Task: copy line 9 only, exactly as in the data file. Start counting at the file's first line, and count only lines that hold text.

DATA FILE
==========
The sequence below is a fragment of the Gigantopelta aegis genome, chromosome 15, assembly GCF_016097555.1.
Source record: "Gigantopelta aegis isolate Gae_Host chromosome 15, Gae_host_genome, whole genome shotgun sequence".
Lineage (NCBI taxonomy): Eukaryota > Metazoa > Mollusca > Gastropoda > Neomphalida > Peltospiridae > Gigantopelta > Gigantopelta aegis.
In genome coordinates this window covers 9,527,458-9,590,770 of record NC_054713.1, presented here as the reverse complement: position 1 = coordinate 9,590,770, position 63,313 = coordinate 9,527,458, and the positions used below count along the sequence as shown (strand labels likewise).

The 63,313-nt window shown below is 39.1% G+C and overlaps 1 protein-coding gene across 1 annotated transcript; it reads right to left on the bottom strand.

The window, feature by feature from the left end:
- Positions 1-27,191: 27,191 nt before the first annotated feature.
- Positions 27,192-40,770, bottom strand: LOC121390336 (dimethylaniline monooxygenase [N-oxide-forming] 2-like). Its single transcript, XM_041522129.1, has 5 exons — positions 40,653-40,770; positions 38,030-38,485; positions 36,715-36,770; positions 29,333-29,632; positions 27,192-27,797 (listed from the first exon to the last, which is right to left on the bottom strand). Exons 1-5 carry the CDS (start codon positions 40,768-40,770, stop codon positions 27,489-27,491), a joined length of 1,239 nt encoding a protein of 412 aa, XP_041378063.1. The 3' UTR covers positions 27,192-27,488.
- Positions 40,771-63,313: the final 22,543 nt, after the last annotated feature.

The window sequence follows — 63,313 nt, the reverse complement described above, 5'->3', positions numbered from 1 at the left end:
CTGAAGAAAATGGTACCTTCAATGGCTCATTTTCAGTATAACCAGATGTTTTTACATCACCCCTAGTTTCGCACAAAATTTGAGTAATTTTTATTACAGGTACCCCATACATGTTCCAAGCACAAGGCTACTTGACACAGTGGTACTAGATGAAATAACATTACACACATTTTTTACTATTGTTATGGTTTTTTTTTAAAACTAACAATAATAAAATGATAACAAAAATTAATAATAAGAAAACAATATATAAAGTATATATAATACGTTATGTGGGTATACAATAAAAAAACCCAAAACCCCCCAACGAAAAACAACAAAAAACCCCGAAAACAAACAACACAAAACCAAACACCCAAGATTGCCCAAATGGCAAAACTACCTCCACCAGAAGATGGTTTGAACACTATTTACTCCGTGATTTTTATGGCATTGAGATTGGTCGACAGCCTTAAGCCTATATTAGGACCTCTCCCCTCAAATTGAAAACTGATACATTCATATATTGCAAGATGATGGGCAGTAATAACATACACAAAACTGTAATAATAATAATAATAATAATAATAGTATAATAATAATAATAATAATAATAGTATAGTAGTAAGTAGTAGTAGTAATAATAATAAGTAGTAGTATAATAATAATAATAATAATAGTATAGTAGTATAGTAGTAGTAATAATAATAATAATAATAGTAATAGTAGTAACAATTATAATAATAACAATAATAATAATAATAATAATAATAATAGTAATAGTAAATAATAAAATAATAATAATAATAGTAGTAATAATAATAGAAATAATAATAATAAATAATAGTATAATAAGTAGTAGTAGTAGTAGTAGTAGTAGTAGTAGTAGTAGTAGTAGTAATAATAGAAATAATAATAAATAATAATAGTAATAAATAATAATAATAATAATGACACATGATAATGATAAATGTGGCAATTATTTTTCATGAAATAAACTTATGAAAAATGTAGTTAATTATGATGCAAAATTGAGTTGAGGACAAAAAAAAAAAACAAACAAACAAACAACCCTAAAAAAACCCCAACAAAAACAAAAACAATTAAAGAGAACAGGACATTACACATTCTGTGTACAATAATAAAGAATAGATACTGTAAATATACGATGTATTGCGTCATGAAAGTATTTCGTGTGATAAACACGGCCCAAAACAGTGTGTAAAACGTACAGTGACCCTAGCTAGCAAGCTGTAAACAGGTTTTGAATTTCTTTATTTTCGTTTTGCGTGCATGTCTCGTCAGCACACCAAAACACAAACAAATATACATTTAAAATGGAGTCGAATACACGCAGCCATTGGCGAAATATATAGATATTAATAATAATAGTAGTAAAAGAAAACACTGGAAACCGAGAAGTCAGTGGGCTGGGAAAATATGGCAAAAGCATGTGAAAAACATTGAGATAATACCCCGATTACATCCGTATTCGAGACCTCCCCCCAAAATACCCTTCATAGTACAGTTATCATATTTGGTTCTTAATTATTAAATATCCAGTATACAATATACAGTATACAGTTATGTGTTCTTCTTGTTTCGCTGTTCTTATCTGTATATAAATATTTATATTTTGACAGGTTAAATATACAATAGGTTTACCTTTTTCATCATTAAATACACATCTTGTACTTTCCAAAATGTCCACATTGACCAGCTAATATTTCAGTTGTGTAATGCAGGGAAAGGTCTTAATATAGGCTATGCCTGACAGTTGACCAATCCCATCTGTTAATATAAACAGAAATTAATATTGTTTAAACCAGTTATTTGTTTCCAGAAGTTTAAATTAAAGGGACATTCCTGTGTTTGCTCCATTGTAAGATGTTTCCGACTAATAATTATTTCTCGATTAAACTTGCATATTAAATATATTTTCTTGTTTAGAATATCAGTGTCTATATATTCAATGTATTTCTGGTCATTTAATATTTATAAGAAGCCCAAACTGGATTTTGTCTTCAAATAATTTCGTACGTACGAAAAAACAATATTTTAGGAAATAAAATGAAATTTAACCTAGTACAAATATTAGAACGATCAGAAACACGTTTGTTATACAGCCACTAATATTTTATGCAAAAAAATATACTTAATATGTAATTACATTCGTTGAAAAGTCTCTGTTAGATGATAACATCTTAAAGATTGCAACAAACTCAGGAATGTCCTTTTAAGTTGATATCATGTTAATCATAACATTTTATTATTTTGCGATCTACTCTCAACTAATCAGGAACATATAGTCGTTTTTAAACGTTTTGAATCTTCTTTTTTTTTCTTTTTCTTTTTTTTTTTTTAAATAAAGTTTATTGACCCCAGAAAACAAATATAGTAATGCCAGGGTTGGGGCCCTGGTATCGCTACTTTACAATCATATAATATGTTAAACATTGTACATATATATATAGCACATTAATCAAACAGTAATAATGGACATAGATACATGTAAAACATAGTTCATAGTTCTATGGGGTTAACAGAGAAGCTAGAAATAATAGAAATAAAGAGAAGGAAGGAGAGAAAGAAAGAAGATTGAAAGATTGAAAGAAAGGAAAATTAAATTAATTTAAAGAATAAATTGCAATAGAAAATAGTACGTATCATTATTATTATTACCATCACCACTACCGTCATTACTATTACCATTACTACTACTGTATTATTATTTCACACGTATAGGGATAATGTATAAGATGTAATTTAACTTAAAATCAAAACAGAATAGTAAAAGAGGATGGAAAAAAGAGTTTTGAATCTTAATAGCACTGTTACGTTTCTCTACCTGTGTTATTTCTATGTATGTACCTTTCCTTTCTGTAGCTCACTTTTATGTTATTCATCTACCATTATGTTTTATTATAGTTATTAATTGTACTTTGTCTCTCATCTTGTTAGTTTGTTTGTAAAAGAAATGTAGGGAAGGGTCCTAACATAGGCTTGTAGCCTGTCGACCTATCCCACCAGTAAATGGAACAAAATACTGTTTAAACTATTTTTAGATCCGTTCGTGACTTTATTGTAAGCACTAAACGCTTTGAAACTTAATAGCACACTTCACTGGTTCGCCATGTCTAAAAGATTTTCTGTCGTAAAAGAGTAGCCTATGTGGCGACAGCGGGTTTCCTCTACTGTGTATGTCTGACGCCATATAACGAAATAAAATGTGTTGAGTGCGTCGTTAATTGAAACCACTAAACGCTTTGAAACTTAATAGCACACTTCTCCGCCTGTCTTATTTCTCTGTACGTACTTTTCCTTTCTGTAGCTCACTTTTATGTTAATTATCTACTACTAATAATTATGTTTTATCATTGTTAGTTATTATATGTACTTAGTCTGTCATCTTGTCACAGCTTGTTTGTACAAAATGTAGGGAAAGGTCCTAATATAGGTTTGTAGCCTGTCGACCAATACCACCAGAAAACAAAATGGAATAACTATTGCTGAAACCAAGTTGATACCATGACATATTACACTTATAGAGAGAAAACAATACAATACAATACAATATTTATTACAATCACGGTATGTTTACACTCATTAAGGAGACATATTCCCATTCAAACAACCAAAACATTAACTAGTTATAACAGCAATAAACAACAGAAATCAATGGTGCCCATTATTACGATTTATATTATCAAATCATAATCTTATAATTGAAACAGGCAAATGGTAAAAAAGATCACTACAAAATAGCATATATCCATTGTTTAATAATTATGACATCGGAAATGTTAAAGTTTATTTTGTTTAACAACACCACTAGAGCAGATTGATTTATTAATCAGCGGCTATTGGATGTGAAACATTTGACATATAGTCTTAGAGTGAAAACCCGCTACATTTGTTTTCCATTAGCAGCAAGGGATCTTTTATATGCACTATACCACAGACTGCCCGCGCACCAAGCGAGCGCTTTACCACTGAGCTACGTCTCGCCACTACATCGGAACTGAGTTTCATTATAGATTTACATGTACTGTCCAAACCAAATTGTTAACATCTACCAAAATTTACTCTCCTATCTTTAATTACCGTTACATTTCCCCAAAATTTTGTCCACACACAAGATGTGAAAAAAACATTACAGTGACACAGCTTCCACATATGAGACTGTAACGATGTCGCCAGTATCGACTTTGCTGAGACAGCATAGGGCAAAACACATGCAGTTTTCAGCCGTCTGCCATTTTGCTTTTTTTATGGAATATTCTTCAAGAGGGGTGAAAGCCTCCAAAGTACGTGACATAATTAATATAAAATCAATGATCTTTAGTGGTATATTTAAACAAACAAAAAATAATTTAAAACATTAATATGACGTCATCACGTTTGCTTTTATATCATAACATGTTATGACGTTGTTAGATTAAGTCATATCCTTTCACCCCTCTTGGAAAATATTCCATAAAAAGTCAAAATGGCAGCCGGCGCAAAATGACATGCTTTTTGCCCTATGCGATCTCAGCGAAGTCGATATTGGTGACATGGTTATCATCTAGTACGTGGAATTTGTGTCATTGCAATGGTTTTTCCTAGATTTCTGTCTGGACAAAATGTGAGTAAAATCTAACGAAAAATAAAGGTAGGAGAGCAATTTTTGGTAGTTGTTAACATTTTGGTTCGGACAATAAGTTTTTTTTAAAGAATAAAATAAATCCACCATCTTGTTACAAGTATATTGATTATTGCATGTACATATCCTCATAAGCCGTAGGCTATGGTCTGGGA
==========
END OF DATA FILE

- Positions 40,771-63,313: the final 22,543 nt, after the last annotated feature.